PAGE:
Word Count: 2800
The caravan of trucks and cars that had wound its way along the narrow, rutted mountain road finally pulled into its destination. The Sierra Nevada Mountains provided a splendid backdrop for the wide meadow. Near by, Lake Tahoe sparkled blue under the early morning sun.
Motors were barely shut off when men and women poured from the vehicles and truck doors were thrown open and equipment hauled out. People scurried around laying electrical cables, setting up huge lights, arranging cameras. Others were busy arranging more mundane items: folding chairs, tables, coffee urns, coolers, paper plates and cups, boxes of donuts and sweet rolls.
Off to one side, a few men were unloading saddles, bridles, and assorted western riding tack. Nearby, four horses, restless from the long ride cooped up in their trailers, were being carefully unloaded.
The horseman leaned back in his saddle and took in a lung full of the crisp mountain air. He was a large man, well suited to the big black gelding he rode. Morning was his favorite time of day. Usually, well fortified with an ample breakfast of flap jacks, sausages, eggs, biscuits, and plenty of coffee, he had made do today with a single cup of coffee, a couple of biscuits and an apple, which he was now munching.
Skirting Lake Tahoe, the horse stopped in his tracks, twitching his ears and snickering. “Hey Chubb, what’s the matter boy?” The man spoke soothingly to the horse and stroked the gelding’s neck. “Come on, we’ve got work to do. Don’t you want ol’ Hoss to win the bet he’s got goin’ with Adam and Joe over who finds the most strays this week? Well, you better. If I end up havin’ to buy the beers this Saturday night at the Silver Dollar, you’re going to be one sorry horse. Come on now.” The man twitched the reins, but the horse wouldn’t budge, except to prance nervously.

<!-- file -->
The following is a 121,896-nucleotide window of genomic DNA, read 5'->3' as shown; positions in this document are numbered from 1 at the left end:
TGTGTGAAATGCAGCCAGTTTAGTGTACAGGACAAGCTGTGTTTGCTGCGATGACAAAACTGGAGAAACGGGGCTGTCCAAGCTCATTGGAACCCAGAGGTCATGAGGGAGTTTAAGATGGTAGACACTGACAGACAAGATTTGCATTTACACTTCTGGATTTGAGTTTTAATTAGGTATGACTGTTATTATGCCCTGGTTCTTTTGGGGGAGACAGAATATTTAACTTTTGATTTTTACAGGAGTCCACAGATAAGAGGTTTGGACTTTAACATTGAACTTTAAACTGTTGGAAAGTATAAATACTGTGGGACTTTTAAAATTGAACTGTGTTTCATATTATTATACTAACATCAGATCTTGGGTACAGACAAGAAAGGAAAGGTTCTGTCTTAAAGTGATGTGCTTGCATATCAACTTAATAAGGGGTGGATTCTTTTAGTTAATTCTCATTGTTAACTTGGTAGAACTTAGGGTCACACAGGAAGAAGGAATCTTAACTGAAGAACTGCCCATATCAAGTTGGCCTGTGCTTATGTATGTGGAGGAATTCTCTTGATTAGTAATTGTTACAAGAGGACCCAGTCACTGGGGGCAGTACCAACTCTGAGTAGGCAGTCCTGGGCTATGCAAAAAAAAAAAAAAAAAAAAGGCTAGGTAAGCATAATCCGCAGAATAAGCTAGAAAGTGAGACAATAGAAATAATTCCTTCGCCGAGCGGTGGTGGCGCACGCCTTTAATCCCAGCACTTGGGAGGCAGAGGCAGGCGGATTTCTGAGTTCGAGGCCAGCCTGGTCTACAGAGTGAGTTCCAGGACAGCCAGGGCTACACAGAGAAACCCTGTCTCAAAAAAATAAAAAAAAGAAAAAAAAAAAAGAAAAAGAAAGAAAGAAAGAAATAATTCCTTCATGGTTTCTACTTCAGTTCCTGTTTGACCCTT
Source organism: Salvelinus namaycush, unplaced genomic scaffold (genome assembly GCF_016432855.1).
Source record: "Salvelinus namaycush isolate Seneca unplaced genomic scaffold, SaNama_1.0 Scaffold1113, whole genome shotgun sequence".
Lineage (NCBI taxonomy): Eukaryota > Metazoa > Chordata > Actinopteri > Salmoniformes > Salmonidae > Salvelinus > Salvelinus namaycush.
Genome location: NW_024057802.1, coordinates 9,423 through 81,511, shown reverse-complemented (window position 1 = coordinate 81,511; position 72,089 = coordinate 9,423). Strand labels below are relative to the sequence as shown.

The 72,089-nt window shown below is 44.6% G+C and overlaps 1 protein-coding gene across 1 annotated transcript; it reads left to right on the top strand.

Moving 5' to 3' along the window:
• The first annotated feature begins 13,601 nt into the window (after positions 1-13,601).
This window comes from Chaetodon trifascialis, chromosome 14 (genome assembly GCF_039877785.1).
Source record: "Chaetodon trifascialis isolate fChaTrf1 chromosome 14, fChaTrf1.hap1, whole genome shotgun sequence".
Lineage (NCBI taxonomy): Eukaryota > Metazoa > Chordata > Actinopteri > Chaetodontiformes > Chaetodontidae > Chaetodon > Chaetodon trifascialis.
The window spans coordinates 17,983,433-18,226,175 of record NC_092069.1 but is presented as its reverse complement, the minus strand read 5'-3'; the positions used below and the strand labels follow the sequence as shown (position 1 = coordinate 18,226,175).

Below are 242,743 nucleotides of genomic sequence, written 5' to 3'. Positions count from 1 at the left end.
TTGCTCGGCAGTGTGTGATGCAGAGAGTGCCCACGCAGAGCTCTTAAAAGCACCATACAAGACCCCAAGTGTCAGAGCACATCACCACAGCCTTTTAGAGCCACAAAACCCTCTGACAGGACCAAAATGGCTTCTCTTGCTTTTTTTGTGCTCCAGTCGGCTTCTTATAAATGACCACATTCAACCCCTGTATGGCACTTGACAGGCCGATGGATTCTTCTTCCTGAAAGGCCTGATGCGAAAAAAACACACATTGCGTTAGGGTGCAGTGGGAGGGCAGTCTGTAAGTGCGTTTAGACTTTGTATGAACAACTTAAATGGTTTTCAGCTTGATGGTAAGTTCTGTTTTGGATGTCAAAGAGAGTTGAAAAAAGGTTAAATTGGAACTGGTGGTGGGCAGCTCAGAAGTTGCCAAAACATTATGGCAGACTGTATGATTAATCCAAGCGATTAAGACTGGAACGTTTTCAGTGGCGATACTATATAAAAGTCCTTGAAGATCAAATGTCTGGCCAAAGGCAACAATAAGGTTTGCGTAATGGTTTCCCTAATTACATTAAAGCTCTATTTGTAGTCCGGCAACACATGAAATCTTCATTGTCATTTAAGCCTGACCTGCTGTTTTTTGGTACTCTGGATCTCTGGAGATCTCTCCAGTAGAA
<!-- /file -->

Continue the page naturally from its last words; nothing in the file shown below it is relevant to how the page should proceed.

Getting a little apprehensive himself, the man scanned the familiar landscape, but everything seemed as it should. He fed the horse the apple core, and just as he was about to urge the black forward more firmly, a strange glint of strong light coming from the direction of a meadow his older brother Adam and he had dubbed “Moose Meadow” as children, in honor of a moose they had spotted there, caught his eye. Dismounting, he tied Chubb behind a pile of boulders and stealthily, for a man his size, made his way to a vantage point in the top of the pile where he could see into the meadow without being seen by anyone there.
Four men stood in a group, listening to the instructions being given to them by a man holding a clip board and a stop watch. The man doing the talking was dressed in kaki trousers, a white dress shirt with rolled up sleeves, tennis shoes and a baseball cap. The four men doing the listening were garbed in clothing reminiscent of another time. The oldest of the four; a distinguished looking man with silver hair wore brown whip-cord trousers, blue shirt, fancy tan leather vest, and a cream-colored Stetson. Standing to his left, the youngest of the quartet wore a green corduroy waist-length jacket over his light brown shirt. His tan trousers clung to his lithe form like a glove. Dark brown curls peeked from under his pushed-back beige Stetson. A cigarette dangled James Dean like from his mouth. Flanking the silver-haired man on his right, and towering over him, the large framed man in the loose cream-colored shirt and plain brown leather vest stomped out the cigarette he had been smoking and taking off his high-crowned, ten-gallon hat, ran a hand through his thinning sandy brown hair. Standing a little behind the other three, the fourth man was dressed all in black, from his black Stetson to his black shirt, leather vest, trousers and boots. On his face, at odds with the cowboy attire, was a pair of black framed Ray-Ban sunglasses. All four men wore side arms from a century past.